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Thoughts on Yom Hazikaron After October 7th


This year, Yom Hazikaron, Israel’s Memorial Day is going to be different than so many others. The shadow of October 7 is still hanging over the country, with too many fresh graves, and the war it still going on.  Several soldiers have fallen in the past few days due to the new incursion into Gaza.  After seven months of war, we once again see the all too familiar line that we now know to recognize, ‘cleared for release’ announcing more fallen heroes.  Human nature is that we get used to things that occur frequently in our lives, yet we must make sure that does not happen.


Each brave soldier is a son, a sibling, a friend, a whole world lost, and a family is in mourning.  Yom HaZicharon is an opportunity to reset that awareness, that sensitivity and that feeling of loss for our brothers and sisters.  It is time to reflect on the fact that young Israelis are putting their lives on the line for us, for our country, for the future of Israel and of the Jewish people.  They are making the ultimate sacrifice.


For most of us, besides those in our community who are lone soldiers or who are in the reserves, it is difficult to imagine what inner strength it takes to be in a combat unit in the IDF, and to put one’s life on the line.    Picture yourself in Gaza, with the heat, the dust, and the danger hanging over your head.  The feeling of determination and at the same time the trepidation inside yourself and in the comrades at one’s side.  It is very difficult for me to truly feel what that experience must be like.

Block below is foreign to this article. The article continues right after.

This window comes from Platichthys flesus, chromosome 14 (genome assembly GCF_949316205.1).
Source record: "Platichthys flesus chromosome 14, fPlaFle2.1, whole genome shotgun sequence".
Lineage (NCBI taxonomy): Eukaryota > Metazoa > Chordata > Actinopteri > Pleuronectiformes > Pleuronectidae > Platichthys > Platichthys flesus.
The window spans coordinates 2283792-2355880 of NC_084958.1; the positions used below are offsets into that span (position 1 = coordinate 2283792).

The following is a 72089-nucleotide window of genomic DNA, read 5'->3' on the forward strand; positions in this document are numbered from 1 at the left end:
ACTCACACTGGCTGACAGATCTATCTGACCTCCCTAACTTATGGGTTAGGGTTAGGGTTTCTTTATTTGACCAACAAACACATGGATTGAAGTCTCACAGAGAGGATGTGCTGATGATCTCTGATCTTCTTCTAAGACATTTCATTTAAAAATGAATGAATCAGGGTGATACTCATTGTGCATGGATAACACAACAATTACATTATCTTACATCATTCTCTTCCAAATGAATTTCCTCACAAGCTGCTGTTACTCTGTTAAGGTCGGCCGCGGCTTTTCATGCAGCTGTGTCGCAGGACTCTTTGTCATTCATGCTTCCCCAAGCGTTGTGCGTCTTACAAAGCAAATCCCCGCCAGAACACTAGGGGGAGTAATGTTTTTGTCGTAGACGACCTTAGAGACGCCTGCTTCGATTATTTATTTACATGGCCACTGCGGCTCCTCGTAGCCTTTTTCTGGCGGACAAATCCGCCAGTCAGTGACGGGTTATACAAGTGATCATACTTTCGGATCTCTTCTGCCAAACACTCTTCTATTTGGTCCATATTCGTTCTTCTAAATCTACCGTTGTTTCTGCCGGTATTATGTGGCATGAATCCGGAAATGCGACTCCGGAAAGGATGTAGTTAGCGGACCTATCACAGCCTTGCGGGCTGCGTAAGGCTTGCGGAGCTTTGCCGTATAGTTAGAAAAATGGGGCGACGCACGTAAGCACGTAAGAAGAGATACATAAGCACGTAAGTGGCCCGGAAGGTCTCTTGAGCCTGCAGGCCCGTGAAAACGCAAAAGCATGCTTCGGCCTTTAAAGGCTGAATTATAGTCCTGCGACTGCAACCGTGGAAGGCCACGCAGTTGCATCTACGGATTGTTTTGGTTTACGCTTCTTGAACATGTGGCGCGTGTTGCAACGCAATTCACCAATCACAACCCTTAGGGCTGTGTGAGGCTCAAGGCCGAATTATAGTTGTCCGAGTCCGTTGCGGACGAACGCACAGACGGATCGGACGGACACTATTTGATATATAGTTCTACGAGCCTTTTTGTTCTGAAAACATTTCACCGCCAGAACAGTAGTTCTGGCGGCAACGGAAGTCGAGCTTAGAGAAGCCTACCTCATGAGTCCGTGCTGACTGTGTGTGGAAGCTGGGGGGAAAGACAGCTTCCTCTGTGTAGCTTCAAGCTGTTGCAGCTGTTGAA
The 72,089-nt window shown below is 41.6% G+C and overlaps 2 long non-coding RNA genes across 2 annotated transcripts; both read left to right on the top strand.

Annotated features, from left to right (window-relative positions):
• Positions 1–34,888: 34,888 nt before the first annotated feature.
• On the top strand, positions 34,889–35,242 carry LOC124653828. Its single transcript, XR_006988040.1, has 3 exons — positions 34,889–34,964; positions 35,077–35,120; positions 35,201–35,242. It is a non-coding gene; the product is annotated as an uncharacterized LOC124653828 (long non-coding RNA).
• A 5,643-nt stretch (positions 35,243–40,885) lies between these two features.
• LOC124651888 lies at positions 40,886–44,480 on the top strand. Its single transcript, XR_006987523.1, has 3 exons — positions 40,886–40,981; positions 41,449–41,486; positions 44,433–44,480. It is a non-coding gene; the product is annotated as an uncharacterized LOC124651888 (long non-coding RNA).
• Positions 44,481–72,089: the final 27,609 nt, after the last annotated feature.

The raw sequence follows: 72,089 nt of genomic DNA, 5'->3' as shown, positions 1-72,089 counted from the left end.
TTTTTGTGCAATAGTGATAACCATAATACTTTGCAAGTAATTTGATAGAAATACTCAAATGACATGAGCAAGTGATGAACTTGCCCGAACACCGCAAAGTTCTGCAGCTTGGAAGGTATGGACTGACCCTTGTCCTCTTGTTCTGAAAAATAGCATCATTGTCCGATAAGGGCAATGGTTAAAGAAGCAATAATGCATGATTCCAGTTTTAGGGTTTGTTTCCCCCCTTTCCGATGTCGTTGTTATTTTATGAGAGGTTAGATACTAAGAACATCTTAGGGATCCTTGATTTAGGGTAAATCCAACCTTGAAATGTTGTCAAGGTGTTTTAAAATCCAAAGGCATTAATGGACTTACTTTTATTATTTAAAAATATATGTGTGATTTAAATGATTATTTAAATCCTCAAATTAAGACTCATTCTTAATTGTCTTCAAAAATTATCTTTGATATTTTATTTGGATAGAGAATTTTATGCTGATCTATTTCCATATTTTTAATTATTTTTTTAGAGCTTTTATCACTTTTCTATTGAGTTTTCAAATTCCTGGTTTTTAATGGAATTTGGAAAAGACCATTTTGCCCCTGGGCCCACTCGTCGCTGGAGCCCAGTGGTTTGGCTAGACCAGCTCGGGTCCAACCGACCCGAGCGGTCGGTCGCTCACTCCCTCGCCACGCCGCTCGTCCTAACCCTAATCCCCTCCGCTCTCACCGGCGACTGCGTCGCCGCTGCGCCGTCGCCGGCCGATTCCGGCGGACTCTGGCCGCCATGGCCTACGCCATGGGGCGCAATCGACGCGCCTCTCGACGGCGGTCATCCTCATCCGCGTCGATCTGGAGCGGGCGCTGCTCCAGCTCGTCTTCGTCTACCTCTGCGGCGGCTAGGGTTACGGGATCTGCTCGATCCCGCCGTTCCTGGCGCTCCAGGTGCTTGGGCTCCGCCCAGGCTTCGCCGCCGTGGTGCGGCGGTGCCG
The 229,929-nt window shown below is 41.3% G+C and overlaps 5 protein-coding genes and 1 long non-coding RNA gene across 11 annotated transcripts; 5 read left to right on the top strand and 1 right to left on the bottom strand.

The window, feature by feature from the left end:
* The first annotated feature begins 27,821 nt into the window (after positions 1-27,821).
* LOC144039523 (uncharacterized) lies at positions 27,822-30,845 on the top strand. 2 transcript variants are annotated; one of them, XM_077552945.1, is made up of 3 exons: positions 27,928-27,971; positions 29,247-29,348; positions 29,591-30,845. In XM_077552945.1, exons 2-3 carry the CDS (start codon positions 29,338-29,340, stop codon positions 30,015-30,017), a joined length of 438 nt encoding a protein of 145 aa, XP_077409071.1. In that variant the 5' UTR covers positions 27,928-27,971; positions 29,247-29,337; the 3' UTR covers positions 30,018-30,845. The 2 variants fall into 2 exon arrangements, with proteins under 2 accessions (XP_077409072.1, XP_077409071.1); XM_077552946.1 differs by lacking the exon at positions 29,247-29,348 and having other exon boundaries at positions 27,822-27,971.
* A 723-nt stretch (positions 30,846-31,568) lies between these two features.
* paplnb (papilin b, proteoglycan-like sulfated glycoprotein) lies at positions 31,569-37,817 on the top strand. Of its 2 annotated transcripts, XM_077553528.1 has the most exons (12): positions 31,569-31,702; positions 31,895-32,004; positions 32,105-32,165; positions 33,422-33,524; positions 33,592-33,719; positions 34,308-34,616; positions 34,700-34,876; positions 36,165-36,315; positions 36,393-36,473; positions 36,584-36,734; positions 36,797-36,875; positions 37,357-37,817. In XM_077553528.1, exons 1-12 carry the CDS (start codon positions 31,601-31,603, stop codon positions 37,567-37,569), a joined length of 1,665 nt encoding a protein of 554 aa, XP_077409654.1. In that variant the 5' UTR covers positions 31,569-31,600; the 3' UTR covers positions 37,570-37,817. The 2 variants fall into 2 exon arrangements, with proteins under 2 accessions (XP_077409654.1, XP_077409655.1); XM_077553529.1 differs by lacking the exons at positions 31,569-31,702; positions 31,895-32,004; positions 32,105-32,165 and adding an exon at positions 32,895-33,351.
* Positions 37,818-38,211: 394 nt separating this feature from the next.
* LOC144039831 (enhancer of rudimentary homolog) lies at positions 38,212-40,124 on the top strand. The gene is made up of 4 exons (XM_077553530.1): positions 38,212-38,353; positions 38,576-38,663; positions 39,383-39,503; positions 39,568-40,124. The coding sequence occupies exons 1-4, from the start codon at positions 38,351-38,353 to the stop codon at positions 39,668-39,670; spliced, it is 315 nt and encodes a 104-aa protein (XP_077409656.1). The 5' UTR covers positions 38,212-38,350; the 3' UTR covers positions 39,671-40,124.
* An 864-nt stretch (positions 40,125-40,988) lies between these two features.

We say in the Shma prayer, ‘You shall love G-d with all your soul.” The Talmud (Brachot 54a) tells us this means we should be being willing to give up one’s life for G-d and the Jewish people. This is one of the ideas we are mean to meditate on in the Shma.  Our soldiers are living this. How are they able to do this?  They are following in a long line of Jews who gave their lives for their beliefs, for the Jewish people from the Roman persecutions to the crusades to the pogroms. Rabbi Haiim Volozin (Ruach Hachaim 5:3) says that as Jews we have inherited a ‘spiritual DNA,’ from our forefather Abraham who was willing to give up his life for his belief in G-d.  It is rooted in the spiritual makeup of who we are.  Without this insight I cannot understand the bravery of the young men and women in the IDF.


Those of you who are in our community of olim in Tel Aviv have made a big commitment to Israel and to the Jewish people by moving here, and we should feel proud of that.  Yet we can continue to ask ourselves whether we have the appreciation and gratitude to those who are making the ultimate commitment to Israel and the Jewish people.  We can ask ourselves whether we are living up to our own aspirations of dedication to Israel and the Jewish people, and what more we can do.  We do this not to feel guilty, but to be grateful and to motivate ourselves to do more.


This is the significance of going from Yom Hazikaron right into Yom Haaztmaut on the next day.  We think and talk about the sacrifice and the dedication of those who have come before, and we then celebrate the reality of what Israel is and what is will be.  We celebrate the incredible miracle of what we have built as a people, and we hope and pray to the Almighty for a future that is safe and peaceful, happy and joyful, and the fulfillment of the flourishing of Jewish life in our land.

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